Article Information

Neil Dundas1

1Curator/Associate, The Goodman Gallery, Johannesburg, South Africa


Postal address:
c/o The Goodman Gallery, PO Box 411137, Craighall 2024, South Africa

How to cite this article:
Dundas N. Robert Griffiths Hodgins (1920–2010). S Afr J Sci. 2010;106(7/8), Art. #347, 2 pages. DOI: 10.4102/sajs.v106i7/8.347


Copyright Notice:
© 2010. The Authors. Licensee: OpenJournals Publishing. This work is licensed under the Creative Commons Attribution License.

ISSN: 0038-2353 (print)
ISSN: 1996-7489 (online)

Robert Griffiths Hodgins (1920–2010)

Robert Griffiths Hodgins, painter, printmaker, lecturer and journalist was born in Dulwich, London, on 27 June 1920. As the illegitimate son of a single mother ‘who was one of the working poor’, Hodgins always spoke candidly of his humble beginnings, much of which was spent in various foster homes. Yet, he also credited his circumstances for acquiring an early interest in art through visits to galleries after school, which he said he made ‘to keep warm, and because they were free of charge!’ Hodgins spoke of the works of Van Gogh, El Greco and Lucien Freud as being among the first to impress him.

Hodgins was always naturally curious and showed an aptitude for learning. He was a devoted reader and lifelong student of the classics, art and culture and was able to quote great poetry and literature with accuracy and understanding. Indeed, Hodgins always remembered one of his English teachers, a Miss Lock, fondly for introducing him to Shakespeare. He showed much promise in his school education, even winning an English essay competition, but was removed from school at the age of 14 – as the law then allowed – and was sent to work. Good fortune led him to take up a newspaper sales job through a Soho bookstore, which afforded him access to the books he craved.

He emigrated to South Africa seeking opportunity in 1938, with his ship’s passage having been paid for by a great uncle who was living in Cape Town. Soon afterward, he began working as an insurance clerk and was sent to night school by his uncle to improve his education. Late in 1940, he volunteered for active service in the army and, after a brief training period, was posted to North Africa. There he served in the South African Army vehicle park in Alexandria, Egypt and was promoted to Staff Sergeant. Ironically, during wartime, he met many well educated and privileged people in Alexandria and acknowledged that this period of his life led to a wider exposure to, and interest in, music, art and literature.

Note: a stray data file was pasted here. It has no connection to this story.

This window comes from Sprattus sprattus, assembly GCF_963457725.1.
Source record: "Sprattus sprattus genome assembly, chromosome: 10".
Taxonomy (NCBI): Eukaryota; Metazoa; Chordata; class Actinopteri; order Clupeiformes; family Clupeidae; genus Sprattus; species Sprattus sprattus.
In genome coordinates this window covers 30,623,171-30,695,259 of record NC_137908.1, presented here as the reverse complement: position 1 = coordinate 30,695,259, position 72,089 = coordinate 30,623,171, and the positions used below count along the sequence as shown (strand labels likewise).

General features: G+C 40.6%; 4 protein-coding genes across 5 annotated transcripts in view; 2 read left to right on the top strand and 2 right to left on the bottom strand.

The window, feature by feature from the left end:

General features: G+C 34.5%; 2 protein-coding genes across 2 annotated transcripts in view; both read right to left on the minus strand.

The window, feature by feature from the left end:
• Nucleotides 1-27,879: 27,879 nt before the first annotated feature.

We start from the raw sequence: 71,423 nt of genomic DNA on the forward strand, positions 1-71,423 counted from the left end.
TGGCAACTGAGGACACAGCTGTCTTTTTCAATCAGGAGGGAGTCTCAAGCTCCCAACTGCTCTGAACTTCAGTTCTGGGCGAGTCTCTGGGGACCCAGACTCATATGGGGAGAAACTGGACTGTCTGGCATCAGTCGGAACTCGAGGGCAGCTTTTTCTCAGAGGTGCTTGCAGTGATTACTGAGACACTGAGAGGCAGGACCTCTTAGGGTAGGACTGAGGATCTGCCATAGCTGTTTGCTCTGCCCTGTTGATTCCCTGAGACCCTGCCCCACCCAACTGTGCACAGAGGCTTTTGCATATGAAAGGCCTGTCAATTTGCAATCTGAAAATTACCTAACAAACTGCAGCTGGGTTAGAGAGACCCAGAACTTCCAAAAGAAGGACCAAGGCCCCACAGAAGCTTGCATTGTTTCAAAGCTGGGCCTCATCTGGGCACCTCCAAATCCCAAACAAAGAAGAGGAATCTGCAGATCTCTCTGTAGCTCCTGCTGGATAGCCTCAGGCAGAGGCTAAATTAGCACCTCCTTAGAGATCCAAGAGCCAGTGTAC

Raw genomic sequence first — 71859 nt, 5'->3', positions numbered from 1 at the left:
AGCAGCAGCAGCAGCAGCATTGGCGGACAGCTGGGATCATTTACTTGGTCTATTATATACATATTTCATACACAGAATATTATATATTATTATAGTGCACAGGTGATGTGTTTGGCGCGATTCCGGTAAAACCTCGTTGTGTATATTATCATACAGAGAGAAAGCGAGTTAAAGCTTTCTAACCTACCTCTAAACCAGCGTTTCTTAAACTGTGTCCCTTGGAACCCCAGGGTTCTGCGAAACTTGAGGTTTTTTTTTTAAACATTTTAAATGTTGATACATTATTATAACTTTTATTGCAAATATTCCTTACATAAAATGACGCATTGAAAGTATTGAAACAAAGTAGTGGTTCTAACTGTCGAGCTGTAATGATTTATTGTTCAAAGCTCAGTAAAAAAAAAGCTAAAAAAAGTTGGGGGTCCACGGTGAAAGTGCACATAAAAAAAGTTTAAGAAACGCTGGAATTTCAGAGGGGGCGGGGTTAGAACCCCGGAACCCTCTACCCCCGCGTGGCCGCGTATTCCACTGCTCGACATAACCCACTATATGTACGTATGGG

Hodgins was transferred to England in 1944, where he again took up visiting the London galleries and museums. The return to England afforded him the opportunity to take advantage of a subsidy for former servicemen, which he utilised to attain a 1-year teacher’s diploma. Once he had commenced teaching as a junior master, Hodgins entered Goldsmiths College at the University of London to pursue part-time studies in Art and English, where his special interest in the arts led to his being awarded an Arts and Crafts Certificate in 1951, by which time he was studying full-time again.

Among his younger classmates at Goldsmiths, already a formidable arts institution, were the gifted and later world-renowned Bridget Riley and future doyenne of artistic design, Mary Quant. Nearing the age of 30, Robert Hodgins was taking extra classes in art history and spending all the free time he could in the Tate Gallery. He completed his National Diploma in Design (Painting Major) in 1953 and returned to South Africa, taking up his first teaching post at the Pretoria College of Art (then part of the Technical College) in 1954. He first exhibited his work at the Lidchi Gallery in Johannesburg in 1956 and 1958, at the suggestion of the artist Bettie Cilliers-Barnard. Hodgins was a respected and enthusiastic teacher, but also found that oil painting increasingly gave him some freedom of expression – the ability ‘to build up something of my own’ without having to set out with defined concepts, or copying from the classics. This spurred his creative energy and enquiries and founded the lifelong love of painting that was to energise him throughout his eighties.